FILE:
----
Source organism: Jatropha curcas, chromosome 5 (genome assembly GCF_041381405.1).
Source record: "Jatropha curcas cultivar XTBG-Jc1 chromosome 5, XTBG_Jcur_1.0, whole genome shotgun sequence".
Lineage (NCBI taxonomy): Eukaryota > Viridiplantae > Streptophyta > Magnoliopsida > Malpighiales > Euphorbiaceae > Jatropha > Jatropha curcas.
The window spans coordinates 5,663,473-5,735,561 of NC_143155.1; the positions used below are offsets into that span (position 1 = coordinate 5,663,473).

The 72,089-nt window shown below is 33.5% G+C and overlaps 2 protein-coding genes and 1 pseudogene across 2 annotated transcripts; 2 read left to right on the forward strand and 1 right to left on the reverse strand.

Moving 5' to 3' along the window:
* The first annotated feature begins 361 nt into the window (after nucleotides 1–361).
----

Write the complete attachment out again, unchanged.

Source organism: Jatropha curcas, chromosome 5 (genome assembly GCF_041381405.1).
Source record: "Jatropha curcas cultivar XTBG-Jc1 chromosome 5, XTBG_Jcur_1.0, whole genome shotgun sequence".
Lineage (NCBI taxonomy): Eukaryota > Viridiplantae > Streptophyta > Magnoliopsida > Malpighiales > Euphorbiaceae > Jatropha > Jatropha curcas.
The window spans coordinates 5,663,473-5,735,561 of NC_143155.1; the positions used below are offsets into that span (position 1 = coordinate 5,663,473).

The 72,089-nt window shown below is 33.5% G+C and overlaps 2 protein-coding genes and 1 pseudogene across 2 annotated transcripts; 2 read left to right on the forward strand and 1 right to left on the reverse strand.

Moving 5' to 3' along the window:
* The first annotated feature begins 361 nt into the window (after nucleotides 1–361).